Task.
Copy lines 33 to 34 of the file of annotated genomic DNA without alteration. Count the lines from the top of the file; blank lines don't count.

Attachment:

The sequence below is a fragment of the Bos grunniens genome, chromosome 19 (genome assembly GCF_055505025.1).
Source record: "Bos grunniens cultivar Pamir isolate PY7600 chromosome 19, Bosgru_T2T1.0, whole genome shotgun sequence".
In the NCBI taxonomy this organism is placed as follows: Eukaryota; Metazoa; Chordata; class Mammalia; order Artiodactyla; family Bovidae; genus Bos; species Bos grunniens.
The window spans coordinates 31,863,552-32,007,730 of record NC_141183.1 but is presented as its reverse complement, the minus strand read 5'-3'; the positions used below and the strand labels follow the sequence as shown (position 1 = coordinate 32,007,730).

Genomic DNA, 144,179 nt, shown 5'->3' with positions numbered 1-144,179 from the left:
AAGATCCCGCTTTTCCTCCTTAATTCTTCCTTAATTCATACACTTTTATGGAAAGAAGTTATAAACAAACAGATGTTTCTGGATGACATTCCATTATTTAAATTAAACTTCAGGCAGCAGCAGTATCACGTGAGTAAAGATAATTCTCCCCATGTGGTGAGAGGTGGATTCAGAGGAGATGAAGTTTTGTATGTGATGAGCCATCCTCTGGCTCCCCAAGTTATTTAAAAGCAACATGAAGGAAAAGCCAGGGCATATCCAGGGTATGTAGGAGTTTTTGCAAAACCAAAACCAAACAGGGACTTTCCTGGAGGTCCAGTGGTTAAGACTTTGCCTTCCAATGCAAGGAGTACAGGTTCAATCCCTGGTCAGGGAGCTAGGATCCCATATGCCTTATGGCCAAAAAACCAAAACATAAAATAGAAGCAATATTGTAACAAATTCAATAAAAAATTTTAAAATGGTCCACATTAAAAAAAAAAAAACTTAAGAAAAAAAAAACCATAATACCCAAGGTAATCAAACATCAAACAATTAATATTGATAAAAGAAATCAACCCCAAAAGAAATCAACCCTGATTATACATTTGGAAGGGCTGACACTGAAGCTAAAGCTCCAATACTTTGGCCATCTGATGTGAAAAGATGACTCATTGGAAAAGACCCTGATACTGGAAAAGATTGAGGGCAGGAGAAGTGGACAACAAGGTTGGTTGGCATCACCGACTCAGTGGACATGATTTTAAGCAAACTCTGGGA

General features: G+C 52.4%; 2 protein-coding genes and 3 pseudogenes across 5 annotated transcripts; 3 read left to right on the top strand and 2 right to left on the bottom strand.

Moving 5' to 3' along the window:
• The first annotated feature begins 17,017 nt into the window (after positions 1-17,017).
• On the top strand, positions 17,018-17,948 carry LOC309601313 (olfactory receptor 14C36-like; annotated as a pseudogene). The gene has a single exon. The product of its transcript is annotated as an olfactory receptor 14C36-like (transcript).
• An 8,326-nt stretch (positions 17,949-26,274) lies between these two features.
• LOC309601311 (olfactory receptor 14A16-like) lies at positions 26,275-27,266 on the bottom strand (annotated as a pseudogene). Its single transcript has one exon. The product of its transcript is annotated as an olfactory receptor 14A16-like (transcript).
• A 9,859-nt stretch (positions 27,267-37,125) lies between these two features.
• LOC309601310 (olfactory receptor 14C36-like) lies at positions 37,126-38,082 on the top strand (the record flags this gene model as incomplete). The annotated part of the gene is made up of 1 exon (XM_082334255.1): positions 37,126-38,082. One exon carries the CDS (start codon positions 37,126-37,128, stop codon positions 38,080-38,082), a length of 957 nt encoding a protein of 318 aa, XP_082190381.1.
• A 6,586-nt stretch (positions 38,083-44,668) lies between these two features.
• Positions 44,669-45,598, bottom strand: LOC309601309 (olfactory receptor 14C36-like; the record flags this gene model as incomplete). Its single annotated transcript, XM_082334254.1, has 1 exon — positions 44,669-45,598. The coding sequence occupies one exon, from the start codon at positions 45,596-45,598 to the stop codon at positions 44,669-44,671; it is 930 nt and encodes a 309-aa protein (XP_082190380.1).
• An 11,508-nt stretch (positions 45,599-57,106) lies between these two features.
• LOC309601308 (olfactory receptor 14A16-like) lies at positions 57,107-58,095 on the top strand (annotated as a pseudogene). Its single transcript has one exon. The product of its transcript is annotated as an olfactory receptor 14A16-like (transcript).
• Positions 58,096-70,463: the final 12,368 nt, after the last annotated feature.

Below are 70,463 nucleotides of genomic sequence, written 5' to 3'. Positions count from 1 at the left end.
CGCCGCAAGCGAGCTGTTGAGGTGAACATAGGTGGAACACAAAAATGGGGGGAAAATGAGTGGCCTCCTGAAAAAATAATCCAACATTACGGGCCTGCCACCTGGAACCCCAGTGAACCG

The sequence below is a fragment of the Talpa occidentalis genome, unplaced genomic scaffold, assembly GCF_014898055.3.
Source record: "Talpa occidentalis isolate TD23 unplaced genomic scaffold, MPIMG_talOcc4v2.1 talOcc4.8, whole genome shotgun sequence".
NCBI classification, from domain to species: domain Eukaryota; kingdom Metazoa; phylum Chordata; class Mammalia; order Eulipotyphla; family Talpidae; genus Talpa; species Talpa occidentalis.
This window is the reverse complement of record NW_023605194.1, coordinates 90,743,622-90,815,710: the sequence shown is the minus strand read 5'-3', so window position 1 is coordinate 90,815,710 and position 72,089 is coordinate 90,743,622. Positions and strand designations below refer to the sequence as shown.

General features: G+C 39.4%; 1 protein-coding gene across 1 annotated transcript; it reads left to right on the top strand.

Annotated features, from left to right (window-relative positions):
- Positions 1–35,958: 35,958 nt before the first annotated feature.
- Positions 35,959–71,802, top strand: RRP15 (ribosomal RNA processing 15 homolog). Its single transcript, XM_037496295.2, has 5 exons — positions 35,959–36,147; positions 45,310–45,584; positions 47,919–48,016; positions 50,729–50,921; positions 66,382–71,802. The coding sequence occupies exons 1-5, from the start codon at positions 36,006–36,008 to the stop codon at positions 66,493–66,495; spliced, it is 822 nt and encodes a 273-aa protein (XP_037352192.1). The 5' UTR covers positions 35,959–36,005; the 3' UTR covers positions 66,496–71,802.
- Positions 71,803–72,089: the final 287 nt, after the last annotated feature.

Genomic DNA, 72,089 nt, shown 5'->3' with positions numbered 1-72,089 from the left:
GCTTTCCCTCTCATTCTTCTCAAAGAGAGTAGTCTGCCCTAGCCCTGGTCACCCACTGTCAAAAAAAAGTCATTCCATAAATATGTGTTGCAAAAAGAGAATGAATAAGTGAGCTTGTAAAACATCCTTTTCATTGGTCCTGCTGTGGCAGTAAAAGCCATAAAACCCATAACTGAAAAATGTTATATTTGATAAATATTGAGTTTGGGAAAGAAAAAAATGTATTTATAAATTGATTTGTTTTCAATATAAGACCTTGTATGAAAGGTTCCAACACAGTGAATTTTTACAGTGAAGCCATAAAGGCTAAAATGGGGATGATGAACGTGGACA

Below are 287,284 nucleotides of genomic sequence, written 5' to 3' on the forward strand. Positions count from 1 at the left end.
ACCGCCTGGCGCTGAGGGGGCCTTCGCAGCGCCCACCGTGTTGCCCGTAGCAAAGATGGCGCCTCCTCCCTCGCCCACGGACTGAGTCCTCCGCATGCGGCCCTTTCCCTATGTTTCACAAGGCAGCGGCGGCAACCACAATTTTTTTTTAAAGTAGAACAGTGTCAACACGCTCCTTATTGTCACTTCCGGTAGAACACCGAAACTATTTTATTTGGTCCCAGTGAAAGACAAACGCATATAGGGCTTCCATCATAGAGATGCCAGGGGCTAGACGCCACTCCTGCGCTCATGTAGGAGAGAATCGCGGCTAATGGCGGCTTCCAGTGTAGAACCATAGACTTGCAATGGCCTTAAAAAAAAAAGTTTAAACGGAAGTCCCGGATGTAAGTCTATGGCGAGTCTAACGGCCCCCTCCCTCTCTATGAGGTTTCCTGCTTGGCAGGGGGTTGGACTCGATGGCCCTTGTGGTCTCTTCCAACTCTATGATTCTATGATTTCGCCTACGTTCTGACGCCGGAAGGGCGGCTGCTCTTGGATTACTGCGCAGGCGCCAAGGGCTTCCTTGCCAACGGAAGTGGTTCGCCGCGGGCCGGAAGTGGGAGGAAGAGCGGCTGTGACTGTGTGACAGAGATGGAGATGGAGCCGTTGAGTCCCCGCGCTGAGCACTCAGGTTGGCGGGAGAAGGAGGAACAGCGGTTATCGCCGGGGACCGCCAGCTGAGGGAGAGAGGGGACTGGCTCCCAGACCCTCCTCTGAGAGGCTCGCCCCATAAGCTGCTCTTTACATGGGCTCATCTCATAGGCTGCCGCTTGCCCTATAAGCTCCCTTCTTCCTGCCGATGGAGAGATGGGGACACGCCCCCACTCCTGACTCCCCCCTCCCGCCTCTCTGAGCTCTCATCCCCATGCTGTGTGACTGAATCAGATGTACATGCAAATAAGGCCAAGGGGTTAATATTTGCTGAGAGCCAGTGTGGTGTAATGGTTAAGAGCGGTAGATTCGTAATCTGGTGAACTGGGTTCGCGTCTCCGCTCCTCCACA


Below are 287,284 nucleotides of genomic sequence, written 5' to 3' on the forward strand. Positions count from 1 at the left end.
ACCGCCTGGCGCTGAGGGGGCCTTCGCAGCGCCCACCGTGTTGCCCGTAGCAAAGATGGCGCCTCCTCCCTCGCCCACGGACTGAGTCCTCCGCATGCGGCCCTTTCCCTATGTTTCACAAGGCAGCGGCGGCAACCACAATTTTTTTTTAAAGTAGAACAGTGTCAACACGCTCCTTATTGTCACTTCCGGTAGAACACCGAAACTATTTTATTTGGTCCCAGTGAAAGACAAACGCATATAGGGCTTCCATCATAGAGATGCCAGGGGCTAGACGCCACTCCTGCGCTCATGTAGGAGAGAATCGCGGCTAATGGCGGCTTCCAGTGTAGAACCATAGACTTGCAATGGCCTTAAAAAAAAAAGTTTAAACGGAAGTCCCGGATGTAAGTCTATGGCGAGTCTAACGGCCCCCTCCCTCTCTATGAGGTTTCCTGCTTGGCAGGGGGTTGGACTCGATGGCCCTTGTGGTCTCTTCCAACTCTATGATTCTATGATTTCGCCTACGTTCTGACGCCGGAAGGGCGGCTGCTCTTGGATTACTGCGCAGGCGCCAAGGGCTTCCTTGCCAACGGAAGTGGTTCGCCGCGGGCCGGAAGTGGGAGGAAGAGCGGCTGTGACTGTGTGACAGAGATGGAGATGGAGCCGTTGAGTCCCCGCGCTGAGCACTCAGGTTGGCGGGAGAAGGAGGAACAGCGGTTATCGCCGGGGACCGCCAGCTGAGGGAGAGAGGGGACTGGCTCCCAGACCCTCCTCTGAGAGGCTCGCCCCATAAGCTGCTCTTTACATGGGCTCATCTCATAGGCTGCCGCTTGCCCTATAAGCTCCCTTCTTCCTGCCGATGGAGAGATGGGGACACGCCCCCACTCCTGACTCCCCCCTCCCGCCTCTCTGAGCTCTCATCCCCATGCTGTGTGACTGAATCAGATGTACATGCAAATAAGGCCAAGGGGTTAATATTTGCTGAGAGCCAGTGTGGTGTAATGGTTAAGAGCGGTAGATTCGTAATCTGGTGAACTGGGTTCGCGTCTCCGCTCCTCCACA